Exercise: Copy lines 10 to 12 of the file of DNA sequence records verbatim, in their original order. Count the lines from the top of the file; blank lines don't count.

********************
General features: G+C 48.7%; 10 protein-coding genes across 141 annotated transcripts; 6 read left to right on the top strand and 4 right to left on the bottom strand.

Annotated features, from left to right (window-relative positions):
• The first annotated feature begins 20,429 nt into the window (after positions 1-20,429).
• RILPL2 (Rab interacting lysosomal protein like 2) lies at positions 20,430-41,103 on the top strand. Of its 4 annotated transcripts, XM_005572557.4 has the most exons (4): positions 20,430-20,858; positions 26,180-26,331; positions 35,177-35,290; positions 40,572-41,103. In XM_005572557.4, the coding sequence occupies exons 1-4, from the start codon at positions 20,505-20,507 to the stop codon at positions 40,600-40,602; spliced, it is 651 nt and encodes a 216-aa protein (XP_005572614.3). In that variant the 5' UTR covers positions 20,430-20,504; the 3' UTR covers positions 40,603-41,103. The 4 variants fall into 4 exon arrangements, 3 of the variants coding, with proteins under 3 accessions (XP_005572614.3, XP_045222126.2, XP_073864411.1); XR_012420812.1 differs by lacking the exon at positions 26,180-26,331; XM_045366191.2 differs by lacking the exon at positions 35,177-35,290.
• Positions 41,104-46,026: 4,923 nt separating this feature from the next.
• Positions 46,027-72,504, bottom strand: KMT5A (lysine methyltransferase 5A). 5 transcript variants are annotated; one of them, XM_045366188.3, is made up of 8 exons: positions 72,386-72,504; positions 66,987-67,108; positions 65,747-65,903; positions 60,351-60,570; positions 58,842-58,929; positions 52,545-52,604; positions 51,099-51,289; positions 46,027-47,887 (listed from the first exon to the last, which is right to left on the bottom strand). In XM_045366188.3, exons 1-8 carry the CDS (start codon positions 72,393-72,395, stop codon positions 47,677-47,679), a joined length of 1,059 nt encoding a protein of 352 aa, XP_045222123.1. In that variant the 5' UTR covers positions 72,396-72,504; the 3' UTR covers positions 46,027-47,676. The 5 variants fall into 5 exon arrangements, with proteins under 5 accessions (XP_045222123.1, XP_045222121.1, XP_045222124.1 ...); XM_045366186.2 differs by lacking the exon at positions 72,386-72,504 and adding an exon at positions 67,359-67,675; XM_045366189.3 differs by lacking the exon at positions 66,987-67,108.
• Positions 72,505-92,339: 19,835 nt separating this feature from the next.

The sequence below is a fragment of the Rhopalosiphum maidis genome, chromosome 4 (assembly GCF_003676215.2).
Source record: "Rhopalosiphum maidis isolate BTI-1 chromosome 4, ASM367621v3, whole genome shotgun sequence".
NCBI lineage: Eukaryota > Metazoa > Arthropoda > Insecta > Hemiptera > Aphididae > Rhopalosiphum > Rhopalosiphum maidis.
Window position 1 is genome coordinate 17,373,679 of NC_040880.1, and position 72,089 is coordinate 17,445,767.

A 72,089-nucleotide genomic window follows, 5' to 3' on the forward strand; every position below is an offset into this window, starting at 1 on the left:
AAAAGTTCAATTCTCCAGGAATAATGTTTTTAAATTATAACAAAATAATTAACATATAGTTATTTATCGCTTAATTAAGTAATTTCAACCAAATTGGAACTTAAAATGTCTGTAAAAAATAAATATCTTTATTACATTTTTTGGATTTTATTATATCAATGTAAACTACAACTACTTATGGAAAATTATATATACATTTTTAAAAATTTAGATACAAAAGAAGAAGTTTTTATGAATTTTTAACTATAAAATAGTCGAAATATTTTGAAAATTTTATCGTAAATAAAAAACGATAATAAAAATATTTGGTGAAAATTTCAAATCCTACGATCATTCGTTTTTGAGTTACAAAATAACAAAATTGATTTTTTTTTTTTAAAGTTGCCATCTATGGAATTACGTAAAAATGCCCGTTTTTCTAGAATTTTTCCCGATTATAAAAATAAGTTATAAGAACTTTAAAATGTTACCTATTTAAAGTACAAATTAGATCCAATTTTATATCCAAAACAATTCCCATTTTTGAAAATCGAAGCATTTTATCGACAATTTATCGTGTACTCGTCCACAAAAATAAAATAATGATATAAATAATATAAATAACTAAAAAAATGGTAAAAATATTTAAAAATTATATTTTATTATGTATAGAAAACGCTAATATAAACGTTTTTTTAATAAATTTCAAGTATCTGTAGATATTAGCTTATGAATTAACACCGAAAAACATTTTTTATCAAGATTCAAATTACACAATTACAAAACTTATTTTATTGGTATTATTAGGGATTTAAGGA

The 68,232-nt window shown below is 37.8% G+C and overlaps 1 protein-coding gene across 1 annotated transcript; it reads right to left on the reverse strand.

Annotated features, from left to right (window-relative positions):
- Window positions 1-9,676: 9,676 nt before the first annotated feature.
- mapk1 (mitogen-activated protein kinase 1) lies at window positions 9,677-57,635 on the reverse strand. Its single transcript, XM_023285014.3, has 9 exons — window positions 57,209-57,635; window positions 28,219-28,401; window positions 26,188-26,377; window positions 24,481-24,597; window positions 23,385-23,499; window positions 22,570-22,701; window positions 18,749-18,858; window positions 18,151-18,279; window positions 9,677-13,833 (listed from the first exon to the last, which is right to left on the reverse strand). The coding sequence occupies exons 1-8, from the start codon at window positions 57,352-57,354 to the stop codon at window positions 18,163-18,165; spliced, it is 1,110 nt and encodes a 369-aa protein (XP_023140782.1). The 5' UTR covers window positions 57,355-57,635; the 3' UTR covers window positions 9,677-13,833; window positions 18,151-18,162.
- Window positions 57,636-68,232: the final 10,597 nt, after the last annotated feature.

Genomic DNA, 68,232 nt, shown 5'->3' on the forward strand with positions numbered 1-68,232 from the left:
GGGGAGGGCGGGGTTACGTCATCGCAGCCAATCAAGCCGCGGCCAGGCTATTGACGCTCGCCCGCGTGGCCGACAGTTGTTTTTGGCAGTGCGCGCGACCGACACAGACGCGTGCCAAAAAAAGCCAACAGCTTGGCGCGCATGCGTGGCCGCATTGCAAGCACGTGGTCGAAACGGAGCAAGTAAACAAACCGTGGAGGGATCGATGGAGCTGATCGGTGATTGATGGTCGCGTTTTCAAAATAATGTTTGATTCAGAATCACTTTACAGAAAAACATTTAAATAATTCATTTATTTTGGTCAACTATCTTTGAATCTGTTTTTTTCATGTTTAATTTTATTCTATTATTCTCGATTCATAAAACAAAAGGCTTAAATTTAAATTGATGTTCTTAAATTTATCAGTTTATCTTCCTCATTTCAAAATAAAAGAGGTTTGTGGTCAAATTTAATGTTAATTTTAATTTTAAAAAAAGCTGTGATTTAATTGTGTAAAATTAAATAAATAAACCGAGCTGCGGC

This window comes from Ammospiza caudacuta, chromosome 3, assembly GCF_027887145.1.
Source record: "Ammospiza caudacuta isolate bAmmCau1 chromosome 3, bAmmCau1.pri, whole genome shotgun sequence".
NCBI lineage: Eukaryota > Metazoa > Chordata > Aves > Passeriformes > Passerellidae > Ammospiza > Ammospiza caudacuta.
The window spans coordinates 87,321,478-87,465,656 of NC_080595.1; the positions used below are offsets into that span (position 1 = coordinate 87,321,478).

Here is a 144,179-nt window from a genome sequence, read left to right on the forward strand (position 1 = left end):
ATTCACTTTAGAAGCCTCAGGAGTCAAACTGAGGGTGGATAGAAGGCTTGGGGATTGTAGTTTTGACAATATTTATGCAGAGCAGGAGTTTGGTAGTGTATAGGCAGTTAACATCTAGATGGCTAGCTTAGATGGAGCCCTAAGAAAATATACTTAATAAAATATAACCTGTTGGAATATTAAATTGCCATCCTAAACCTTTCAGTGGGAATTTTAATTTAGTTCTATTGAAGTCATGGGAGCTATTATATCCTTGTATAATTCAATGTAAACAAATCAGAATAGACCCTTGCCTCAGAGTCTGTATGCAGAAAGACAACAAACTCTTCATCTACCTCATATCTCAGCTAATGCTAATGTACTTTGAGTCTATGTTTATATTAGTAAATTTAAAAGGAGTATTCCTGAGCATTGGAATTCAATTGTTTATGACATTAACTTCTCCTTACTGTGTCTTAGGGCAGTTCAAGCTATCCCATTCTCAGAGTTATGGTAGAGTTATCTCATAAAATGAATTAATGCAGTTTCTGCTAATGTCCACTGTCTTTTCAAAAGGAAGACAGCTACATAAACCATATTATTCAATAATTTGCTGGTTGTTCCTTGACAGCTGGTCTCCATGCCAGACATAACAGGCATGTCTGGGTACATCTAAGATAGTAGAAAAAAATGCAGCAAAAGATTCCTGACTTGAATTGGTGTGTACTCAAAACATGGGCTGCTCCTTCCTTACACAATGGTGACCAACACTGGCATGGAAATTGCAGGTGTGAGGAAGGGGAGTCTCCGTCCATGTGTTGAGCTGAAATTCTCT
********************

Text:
NCBI lineage: Eukaryota > Metazoa > Arthropoda > Insecta > Hemiptera > Aphididae > Rhopalosiphum > Rhopalosiphum maidis.
Window position 1 is genome coordinate 17,373,679 of NC_040880.1, and position 72,089 is coordinate 17,445,767.

A 72,089-nucleotide genomic window follows, 5' to 3' on the forward strand; every position below is an offset into this window, starting at 1 on the left: